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Bottom-Line Web Services

Bottom-Line Web Services



Web services for citizens

Web services for citizens



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    Bottom-Line Web Services Bottom-Line Web Services Presentation Transcript

    • Bottom-line web services Demystifying, coding and even more coding
    • So much confusion
      • What
      • Why
      • How
    • What!
      • Some would say:
      • Your new best friends
      • The savior of your business (or projects)
      • The new generation of web
      • Others would say:
      • The doom of your web app and business
    • What the heck!
      • More confusion:
      • XML JSON
    • So Really, What are they?!
      • In a very straight answer they are:
      • a network interface to application functionality, based on standard Internet technologies.
    • Take a look
      • A Web service lets you access application functionality over the Internet or just any other network!
      As a programmer Web services can be thought of as functions that you can call over the Internet!
    • we all speak the same language
      • a Java program can access and use a Web service written in VB.NET and deployed on a Windows server just as easily as a Windows (say C#) program can use a Web service written in Java and running on a Linux Web server.
    • Like what?
      • spell checking, translation , …
      • stock quotes, currency exchange rates, …
      • Weather Reports
      • And the list goes on and on!
    • How !
      • Web service technology has evolved around a stack of five technologies
    • Example
      • Real examples goes across the stack in a top – down approach!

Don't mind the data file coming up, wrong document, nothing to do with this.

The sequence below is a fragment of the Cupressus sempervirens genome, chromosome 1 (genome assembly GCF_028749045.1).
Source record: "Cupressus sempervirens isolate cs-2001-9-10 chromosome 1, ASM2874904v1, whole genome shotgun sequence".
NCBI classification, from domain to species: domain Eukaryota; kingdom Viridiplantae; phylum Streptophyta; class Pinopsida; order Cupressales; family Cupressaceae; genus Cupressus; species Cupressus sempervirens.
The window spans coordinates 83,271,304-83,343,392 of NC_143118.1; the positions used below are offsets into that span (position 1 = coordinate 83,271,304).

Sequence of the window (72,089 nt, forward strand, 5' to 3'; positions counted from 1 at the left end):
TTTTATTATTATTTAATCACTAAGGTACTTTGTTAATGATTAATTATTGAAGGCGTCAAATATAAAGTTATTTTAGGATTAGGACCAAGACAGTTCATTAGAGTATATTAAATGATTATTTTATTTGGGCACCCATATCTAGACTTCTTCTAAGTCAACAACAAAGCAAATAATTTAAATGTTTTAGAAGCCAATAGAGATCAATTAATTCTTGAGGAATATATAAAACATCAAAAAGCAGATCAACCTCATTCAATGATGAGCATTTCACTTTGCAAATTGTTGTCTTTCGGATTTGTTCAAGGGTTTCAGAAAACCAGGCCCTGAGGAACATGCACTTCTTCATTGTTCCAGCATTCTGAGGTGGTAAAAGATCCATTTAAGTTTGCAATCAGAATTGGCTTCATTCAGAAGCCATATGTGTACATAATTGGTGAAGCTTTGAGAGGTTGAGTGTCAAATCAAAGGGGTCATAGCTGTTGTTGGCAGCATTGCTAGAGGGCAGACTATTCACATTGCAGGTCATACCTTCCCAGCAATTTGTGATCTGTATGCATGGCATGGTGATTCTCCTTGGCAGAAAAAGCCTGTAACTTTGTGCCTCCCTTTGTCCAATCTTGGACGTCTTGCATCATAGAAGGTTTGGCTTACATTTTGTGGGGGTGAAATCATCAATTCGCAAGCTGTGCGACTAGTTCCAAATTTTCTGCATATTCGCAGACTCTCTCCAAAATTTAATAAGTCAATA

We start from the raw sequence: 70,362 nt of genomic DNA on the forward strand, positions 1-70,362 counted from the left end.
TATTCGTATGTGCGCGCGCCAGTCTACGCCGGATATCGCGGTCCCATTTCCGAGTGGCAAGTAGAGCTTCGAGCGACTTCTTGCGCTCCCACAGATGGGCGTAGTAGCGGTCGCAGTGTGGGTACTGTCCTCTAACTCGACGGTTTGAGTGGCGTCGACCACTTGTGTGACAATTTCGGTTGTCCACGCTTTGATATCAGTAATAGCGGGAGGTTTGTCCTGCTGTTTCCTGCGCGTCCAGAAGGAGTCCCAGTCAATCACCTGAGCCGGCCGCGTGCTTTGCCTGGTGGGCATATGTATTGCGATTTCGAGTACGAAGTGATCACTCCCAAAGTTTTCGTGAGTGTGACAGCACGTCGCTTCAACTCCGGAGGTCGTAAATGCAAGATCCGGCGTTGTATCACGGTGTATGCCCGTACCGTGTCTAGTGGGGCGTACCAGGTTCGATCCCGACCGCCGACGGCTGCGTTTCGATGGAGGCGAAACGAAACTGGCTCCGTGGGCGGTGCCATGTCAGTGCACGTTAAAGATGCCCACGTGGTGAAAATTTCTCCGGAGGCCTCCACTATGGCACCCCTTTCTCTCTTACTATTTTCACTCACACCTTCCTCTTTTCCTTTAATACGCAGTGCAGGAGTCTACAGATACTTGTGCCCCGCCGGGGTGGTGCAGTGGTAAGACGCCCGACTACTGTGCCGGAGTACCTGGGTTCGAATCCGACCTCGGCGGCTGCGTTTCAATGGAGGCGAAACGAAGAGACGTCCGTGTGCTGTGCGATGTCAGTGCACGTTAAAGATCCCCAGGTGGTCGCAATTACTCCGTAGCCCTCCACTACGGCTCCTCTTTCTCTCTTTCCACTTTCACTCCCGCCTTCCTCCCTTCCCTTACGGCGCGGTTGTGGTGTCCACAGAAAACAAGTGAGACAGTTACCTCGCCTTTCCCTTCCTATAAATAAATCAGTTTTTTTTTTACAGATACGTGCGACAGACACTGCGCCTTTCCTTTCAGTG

• All that for just a RPC
      • UDDI, WSDL, and SOAP
      • Nothing really new they are all XML Based
    • Exotic!!!!!!!!!!!!!
    • SOAP is Fat, XML-RPC is neat
      • SOAP Specification is 11,000 words
      • XML-RPC Specification is 1500 words
      • XML-RPC has a stable specification, SOAP might undergo some changes
      • SOAP is meant for enterprise level apps
      • SOAP with be the W3C standard pretty soon!
    • Sample XML-RPC message
      • Request (from your XML-RPC client):
      •   POST /xmlrpcInterface HTTP/1.0  User-Agent: Sitepoint XML-RPC Client 1.0  Host: xmlrpc.sitepoint.com  Content-type: text/xml  Content-length: 195  <?xml version=&quot;1.0&quot;?>  <methodCall>
      • <methodName>forums.getNumTodaysThreads</methodName>    <params>       <param><value><string>Study</string></value></param>    </params>  </methodCall>
    • Sample XML-RPC message
      • Response (from the XML-RPC server):
      • HTTP/1.1 200 OK  Connection: close  Content-Length: 148  content-Type: text/xml  Date: Wed, Jul 28 1999 15:59:04 GMT  Server: Sitepoint XML-RPC Server 1.0  <?xml version=&quot;1.0&quot;?>  <methodResponse>    <params>       <param>        <value><int>42</int></value>       </param>    </params>  </methodResponse>
    • XML vs. JSON
      • James Clark (creator of XML) said:
      • any damn fool could produce a better data format than XML
      • Douglas Crockford Created JSON
    • JSON
      • JSON (JavaScript Object Notation) is a lightweight data interchange format.
      • It is easy for humans to read and write.
      • It is easy for machines to parse and generate.
      • It is based on a subset of the JavaScript Programming Language, Standard ECMA-262 3rd Edition - December 1999.
      • JSON is a text format that is completely language independent but uses conventions that are familiar to programmers of the C-family of languages, including C, C++, C#, Java, JavaScript, Perl, Python, and many others.
      • These properties make JSON an ideal data-interchange language.
    • Quick Sample
    • Oh, Thank you!!
    • References
      • Web Services Demystified By Kevin Yank
      • at Sitepoint.com
      • Wikipedia.com